In Dreams Begin Responsibilities

by W.D. Ehrhart I had a particularly weird dream last night in which I was giving the commencement address at a school where I’d taught for many years. For reasons known only in dreams, I ended up talking about post-traumatic stress disorder and how PTSD is the inevitable result of subjecting a healthy human brain to traumatic stress. The consequences are unavoidable. If you are subjected to traumatic stress and it doesn’t screw you up, you were screwed up before you encountered the traumatic stress. You will not make the scarring go away with counselling or group solidarity (in the case of soldiers) or anything …

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What’s the Point of History?

by W.D. Ehrhart The writer and philosopher George Santayana is credited with saying, “Those who cannot remember the past are condemned to repeat it.” Mark Twain gets credit for saying, “History never repeats itself, but it often does rhyme.” Pearl Buck said, “If you want to understand today, you have to search yesterday.” Howard Zinn wrote, “If you don’t know history, it’s as if you were born yesterday. If you were born yesterday, then any leader can tell you anything.” I found myself thinking about that quote of Zinn’s soon after September 11th, 2001, when President George W. Bush explained that terrible day by declaring, …

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When A Thing of Beauty May Not Be a Joy

by W.D. Ehrhart I’ve been writing poetry since I was 15 years old. I’ve written hundreds of poems over more than a half century. That’s a lot of poems and a long time. But no poem of mine has ever troubled me more or caused me more difficulty than this one: Old Men Eating Lunch for Paige Once a month my pals and I eat lunch at the Amish Market in Mullica Hill. We chose that place because the food is cheap. And good. But we keep coming back to see the waitress. She’s always there, month after month, and such a lovely girl, always …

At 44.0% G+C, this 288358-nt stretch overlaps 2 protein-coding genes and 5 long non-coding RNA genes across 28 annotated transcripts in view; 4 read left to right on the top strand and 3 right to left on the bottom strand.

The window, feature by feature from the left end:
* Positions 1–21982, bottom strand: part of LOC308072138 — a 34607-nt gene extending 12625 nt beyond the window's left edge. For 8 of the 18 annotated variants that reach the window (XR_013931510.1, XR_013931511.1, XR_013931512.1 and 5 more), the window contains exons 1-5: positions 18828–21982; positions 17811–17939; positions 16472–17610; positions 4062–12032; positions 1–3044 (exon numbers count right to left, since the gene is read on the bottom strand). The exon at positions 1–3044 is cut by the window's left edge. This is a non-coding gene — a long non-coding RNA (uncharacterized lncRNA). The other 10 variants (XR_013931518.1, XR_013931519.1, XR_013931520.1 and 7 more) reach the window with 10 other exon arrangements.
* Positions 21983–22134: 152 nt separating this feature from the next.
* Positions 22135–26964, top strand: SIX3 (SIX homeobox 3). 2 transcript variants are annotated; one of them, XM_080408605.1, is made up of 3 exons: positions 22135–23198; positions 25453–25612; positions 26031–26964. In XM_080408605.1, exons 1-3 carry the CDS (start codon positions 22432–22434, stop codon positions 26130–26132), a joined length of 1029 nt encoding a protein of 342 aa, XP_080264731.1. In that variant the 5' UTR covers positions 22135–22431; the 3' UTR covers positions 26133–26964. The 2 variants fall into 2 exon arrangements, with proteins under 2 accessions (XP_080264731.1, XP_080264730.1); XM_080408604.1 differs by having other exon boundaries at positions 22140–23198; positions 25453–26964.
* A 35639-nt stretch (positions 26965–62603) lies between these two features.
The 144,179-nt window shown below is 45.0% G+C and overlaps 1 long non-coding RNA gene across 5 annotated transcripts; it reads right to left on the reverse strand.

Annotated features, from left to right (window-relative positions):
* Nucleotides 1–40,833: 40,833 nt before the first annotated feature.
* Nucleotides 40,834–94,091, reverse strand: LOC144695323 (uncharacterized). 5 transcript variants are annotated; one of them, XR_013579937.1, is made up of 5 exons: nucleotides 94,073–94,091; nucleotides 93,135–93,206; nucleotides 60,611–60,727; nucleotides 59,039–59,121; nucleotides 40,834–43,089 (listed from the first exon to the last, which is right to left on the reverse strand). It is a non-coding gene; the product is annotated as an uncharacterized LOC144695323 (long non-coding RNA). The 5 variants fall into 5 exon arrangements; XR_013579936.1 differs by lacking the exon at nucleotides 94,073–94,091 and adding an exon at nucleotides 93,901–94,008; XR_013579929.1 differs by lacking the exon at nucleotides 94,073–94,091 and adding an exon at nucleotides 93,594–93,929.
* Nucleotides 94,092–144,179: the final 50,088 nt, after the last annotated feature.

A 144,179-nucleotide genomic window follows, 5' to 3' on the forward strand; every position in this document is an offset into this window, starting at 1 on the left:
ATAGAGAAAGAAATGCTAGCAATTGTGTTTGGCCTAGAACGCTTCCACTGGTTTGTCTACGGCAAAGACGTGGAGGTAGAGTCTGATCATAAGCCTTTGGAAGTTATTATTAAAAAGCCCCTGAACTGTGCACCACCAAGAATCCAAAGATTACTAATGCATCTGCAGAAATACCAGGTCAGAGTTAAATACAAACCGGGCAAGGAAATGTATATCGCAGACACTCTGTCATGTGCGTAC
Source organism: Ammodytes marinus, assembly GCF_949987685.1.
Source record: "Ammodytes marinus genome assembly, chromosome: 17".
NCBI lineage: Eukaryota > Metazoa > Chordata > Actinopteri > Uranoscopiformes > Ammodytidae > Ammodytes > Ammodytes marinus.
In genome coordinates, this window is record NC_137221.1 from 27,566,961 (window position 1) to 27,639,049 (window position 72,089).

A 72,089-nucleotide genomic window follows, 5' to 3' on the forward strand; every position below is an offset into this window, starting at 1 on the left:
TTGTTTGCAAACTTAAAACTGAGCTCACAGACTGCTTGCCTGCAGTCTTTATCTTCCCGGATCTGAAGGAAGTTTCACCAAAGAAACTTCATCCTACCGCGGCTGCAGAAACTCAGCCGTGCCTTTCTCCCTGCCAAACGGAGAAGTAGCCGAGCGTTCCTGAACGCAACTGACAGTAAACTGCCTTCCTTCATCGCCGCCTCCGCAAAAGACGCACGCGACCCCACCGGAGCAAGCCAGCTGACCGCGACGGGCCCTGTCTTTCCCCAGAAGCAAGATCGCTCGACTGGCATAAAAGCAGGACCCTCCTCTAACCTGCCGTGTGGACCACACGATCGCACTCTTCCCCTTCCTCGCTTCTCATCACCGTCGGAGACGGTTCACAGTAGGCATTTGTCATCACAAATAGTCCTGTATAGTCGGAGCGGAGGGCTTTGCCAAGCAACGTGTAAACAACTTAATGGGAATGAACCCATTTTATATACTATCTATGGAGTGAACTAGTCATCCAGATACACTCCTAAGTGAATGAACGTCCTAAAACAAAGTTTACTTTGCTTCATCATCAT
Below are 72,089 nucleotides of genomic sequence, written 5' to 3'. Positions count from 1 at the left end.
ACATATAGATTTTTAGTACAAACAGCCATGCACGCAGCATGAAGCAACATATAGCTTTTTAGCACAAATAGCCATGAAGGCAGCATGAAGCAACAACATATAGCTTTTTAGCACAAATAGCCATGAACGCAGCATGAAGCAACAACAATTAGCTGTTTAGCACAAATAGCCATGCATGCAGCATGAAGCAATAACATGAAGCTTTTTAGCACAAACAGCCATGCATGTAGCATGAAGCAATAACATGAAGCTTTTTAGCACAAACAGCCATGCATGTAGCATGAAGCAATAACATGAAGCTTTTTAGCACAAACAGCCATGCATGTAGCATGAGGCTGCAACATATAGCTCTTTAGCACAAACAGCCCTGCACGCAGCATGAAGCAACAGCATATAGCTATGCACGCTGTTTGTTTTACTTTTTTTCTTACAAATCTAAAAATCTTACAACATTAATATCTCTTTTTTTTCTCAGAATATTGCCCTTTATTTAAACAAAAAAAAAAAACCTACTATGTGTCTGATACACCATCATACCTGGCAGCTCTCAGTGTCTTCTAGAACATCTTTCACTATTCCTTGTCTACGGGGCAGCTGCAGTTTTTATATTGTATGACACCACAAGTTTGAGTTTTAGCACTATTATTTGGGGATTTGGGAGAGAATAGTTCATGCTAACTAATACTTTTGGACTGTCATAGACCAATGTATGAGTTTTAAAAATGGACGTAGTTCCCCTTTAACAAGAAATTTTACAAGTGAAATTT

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A Shortage of Teachers

by W.D. Ehrhart In China, Malaysia, and Taiwan, teachers are held in the same high regard as doctors. Teaching in Finland is so prestigious and sought-after a profession that only one in five applicants is admitted to primary teacher education programs in Finnish universities. When I visited a high school in Japan a few years ago, the students all stood up when their teacher walked into the classroom. Was the profession of teaching ever even remotely so respected in this country? Certainly not in my lifetime, and over the course of my forty-five years of contact with teaching, I have watched the esteem commanded by …

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Why I Like to Watch Bike Racing

by W.D. Ehrhart For the past week and a half, I’ve been watching La Vuelta a Espana, the Tour of Spain bicycle race. I’ve watched Le Tour de France every July for the past twenty-five years, and since the coronavirus showed up, I’ve taken to watching la Vuelta as well. I enjoy watching sports in general because you never know how it’s going to end until it ends. And I especially like watching bike racing because it is so international with riders from all over Europe, the Americas, New Zealand, and even the Middle East, Central Asia, and Africa. And though there are teams sponsored …

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Trumpster Nation

by W.D. Ehrhart Recently, I had occasion to drive the length of the Pennsylvania Turnpike all the way to the Ohio border. Western Pennsylvania is beautiful and mountainous. It is also, for the most part, solid Trump Country. Indeed, aside from Philadelphia and its suburban counties, and less dependably Pittsburgh, the entire state is as red as a male cardinal. I did not see a single billboard supporting Democrat John Fetterman’s bid to win a U.S. Senate seat. And the only billboard mentioning current Democratic state attorney general Josh Shapiro’s run for the governorship was sponsored by his Republican opponent and Trump-endorsed Doug Mastriano, that …

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